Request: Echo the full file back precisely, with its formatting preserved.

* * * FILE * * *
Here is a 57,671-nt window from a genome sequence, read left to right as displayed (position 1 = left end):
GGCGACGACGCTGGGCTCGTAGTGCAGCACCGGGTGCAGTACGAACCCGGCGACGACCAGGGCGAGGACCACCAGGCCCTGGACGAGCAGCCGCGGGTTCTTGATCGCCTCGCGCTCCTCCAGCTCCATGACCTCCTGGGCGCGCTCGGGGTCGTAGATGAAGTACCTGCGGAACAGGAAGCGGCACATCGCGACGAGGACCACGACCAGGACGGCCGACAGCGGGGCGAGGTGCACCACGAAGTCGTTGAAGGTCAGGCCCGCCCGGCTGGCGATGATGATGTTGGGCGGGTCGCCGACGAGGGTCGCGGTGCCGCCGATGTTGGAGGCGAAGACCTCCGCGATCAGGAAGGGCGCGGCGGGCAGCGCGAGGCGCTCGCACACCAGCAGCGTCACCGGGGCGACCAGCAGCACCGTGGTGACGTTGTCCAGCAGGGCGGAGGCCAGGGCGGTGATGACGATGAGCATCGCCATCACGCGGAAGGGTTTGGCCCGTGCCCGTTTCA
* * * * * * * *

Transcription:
Here is a 57,671-nt window from a genome sequence, read left to right as displayed (position 1 = left end):
GGCGACGACGCTGGGCTCGTAGTGCAGCACCGGGTGCAGTACGAACCCGGCGACGACCAGGGCGAGGACCACCAGGCCCTGGACGAGCAGCCGCGGGTTCTTGATCGCCTCGCGCTCCTCCAGCTCCATGACCTCCTGGGCGCGCTCGGGGTCGTAGATGAAGTACCTGCGGAACAGGAAGCGGCACATCGCGACGAGGACCACGACCAGGACGGCCGACAGCGGGGCGAGGTGCACCACGAAGTCGTTGAAGGTCAGGCCCGCCCGGCTGGCGATGATGATGTTGGGCGGGTCGCCGACGAGGGTCGCGGTGCCGCCGATGTTGGAGGCGAAGACCTCCGCGATCAGGAAGGGCGCGGCGGGCAGCGCGAGGCGCTCGCACACCAGCAGCGTCACCGGGGCGACCAGCAGCACCGTGGTGACGTTGTCCAGCAGGGCGGAGGCCAGGGCGGTGATGACGATGAGCATCGCCATCACGCGGAAGGGTTTGGCCCGTGCCCGTTTCA